I come from a conventional Indian family where travel meant only quick family vacations or family weddings. No one I knew was the traveller type, and no one had ever travelled alone; not for fun anyway. I didn’t know I was the traveller kind either. Like life, it just happened to me.
You know how people in their teens are anxious to grow up, to find out who they are and what they want to become? Well, I wasn’t one of them. I was a naïve fool who intended to go the ‘planned route’. The so-called plan at the time was simple: have a career, find a nice guy, get married and have kids. That’s all. But as I said before; life happened.
I was also curious though; about discovering new things, doing stupid things, always keen on trying things others said they wouldn’t or couldn’t do. One such time, when a college friend shared her travel story, she talked about how she had travelled by herself without any prior planning and how liberating it felt. How she’d turned strangers into friends, and how it had been one of her life’s most incredible experiences. Now who wouldn’t want that? I was fascinated as expected, but I certainly didn’t think of following in her footsteps. I mean, what would my family say? How could I even manage to travel alone? I had never even slept alone in my own home. I was a sheltered child and a protected adult. The thought of breaking free was exciting and yet unfathomable. It was a nice thought…but just that, a thought, an idea that would never see fruition.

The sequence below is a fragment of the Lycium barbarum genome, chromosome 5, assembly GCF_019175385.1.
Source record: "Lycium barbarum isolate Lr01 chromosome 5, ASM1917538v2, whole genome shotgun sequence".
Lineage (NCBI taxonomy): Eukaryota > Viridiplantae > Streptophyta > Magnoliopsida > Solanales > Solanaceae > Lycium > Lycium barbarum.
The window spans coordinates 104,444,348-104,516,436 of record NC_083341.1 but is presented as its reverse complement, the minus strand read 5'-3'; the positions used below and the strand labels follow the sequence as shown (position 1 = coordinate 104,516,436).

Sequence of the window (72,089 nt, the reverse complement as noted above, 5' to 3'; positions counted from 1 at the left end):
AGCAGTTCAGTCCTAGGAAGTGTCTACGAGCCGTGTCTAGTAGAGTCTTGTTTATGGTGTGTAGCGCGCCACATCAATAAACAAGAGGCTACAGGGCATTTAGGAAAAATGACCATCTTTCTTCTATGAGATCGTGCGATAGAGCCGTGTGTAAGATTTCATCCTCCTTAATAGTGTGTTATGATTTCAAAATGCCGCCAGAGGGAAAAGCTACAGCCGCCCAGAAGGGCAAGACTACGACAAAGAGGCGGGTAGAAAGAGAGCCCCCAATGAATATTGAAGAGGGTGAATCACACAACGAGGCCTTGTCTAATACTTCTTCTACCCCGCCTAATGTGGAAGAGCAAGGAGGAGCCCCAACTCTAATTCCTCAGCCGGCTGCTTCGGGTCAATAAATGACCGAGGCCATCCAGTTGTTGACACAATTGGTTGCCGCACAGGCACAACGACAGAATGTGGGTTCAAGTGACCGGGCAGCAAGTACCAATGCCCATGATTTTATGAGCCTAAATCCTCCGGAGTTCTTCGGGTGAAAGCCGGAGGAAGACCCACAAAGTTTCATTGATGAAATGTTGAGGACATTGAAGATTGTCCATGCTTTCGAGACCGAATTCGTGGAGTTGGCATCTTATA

And yet, the unthinkable happened. One really hot Sunday morning, I woke up and just felt the need to run off somewhere…escape. Amid my confused state over my then current advertising job and what seemed like a painful heartbreak, I just wanted to run off to a place that had bad cell phone reception and preferably no human in sight. I was at a friend’s place wearing a pair of jeans and a T-shirt with a sling bag containing my belongings. I didn’t think even for a second. I just left in a rush towards the Gateway of India to catch a ferry and go to Mandwa and from there to Kihim beach.
It wasn’t as exciting as it seemed in my head. The bus was creaky and rickety; the road was certainly far from smooth; and the people inside were mostly locals living there staring at me with a question-mark-like expression. I too had a question mark in my mind, but I hid it cleverly faking confidence and appearing to know what I was doing. It was much harder than I thought.
I reached the beach only to be disappointed by the three tourist buses standing there and a tiny stall selling chai and pakoras. That was what I was escaping to? Disappointed as I was, I was also hungry since I left without eating. As I drank my chai and ate a pakora, I decided that this trip would not be in vain. I folded my jeans and started walking down the beach. Soon, the crowd thinned and it was just me and the sea.
I kept walking only to stop and admire the vastness of the ocean and the sudden moments of silence only cut by the waves crashing into the shore. I sat on the rocks and just stared into the sea looking at the horizon and the sunny sky above. There were houses on the other side, but there was no one around for miles. I was alone. I was silent. And nothing more was needed.
That was the day my travelling journey began, and I haven’t stopped escaping since…